Ecological Impact of Invasive Species After Fire

Ecological Impact of Invasive Species After Fire
Weed Managers are interested in understanding the ecological relationship
between disturbance and invasive species. Invasive weeds have become a
major problem in Oregon’s watersheds. As stated, after a disturbance
event, such as fire, noxious weeds can invade and dominate an area. We
are working with our cooperators to identify noxious weed infestations and
develop management strategies, methods including inventory via ground
surveys and digital aerial sketch mapping, compiling data and evaluation
for planning and implementation.
Year One Accomplishments
•Inventoried 20,000 acres of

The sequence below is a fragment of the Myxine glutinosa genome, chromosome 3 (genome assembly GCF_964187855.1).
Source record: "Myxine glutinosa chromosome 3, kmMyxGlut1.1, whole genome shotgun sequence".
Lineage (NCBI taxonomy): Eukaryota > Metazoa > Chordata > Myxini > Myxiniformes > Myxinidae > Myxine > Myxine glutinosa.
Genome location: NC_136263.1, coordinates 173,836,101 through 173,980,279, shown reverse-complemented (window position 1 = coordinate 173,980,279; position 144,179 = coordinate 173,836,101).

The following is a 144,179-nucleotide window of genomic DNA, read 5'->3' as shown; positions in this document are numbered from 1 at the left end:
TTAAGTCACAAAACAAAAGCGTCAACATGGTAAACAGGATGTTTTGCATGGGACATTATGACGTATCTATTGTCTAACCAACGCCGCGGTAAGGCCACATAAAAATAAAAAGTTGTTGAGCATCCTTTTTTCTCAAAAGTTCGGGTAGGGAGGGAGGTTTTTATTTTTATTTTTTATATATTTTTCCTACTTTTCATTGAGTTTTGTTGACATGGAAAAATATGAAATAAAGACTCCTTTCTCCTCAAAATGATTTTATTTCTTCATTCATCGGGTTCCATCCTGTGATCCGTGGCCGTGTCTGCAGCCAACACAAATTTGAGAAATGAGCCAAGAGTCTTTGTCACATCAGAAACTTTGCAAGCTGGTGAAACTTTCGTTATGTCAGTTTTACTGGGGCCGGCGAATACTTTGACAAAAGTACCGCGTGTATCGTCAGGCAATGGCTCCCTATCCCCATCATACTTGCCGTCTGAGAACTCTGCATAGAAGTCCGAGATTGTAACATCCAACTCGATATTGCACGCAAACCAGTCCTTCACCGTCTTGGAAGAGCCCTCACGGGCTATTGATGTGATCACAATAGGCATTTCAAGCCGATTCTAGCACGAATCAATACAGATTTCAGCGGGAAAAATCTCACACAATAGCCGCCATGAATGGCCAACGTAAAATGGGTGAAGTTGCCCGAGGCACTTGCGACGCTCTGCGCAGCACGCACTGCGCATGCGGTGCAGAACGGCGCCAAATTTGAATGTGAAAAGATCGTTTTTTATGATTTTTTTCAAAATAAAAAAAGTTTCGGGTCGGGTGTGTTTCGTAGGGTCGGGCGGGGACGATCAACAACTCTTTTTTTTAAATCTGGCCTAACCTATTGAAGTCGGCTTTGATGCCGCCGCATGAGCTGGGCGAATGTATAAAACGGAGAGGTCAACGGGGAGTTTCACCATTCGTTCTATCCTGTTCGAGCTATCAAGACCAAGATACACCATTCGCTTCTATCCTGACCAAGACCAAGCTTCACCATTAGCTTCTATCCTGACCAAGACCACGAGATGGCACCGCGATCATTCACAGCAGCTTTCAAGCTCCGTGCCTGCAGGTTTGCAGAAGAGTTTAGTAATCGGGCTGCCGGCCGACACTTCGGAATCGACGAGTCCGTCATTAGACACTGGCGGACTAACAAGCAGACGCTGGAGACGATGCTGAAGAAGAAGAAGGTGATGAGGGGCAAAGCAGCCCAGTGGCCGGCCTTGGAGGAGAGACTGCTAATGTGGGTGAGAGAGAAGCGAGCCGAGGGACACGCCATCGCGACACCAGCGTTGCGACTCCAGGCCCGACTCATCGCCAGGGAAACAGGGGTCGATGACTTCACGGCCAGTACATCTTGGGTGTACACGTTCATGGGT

fire activity areas.
•Established baseline
vegetation layer from current
vegetation survey (CVS).
•Produced map of 2000-2004
fires with overlap of known
weeds sites and CVS.
•Entered all data into NRISTerra Invasive Plant Database.
Year Two Objectives
•Determine rehabilitation strategy
for CVS Plant Association Types
based on fire intensity, soil type, and
associated environmental factors
•Record probability areas for weed
•Determine areas of high ecologic
•Develop recommendations to fire
prevention guidelines.
Project Leader:
Leigh Dawson, (541) 426-5535
Wallowa-Whitman National Forest
Wallowa Resources, Tri-State Weed Board, Tri County Weed Board, Oregon
Department of Agriculture, County Weed Boards & Private Landowners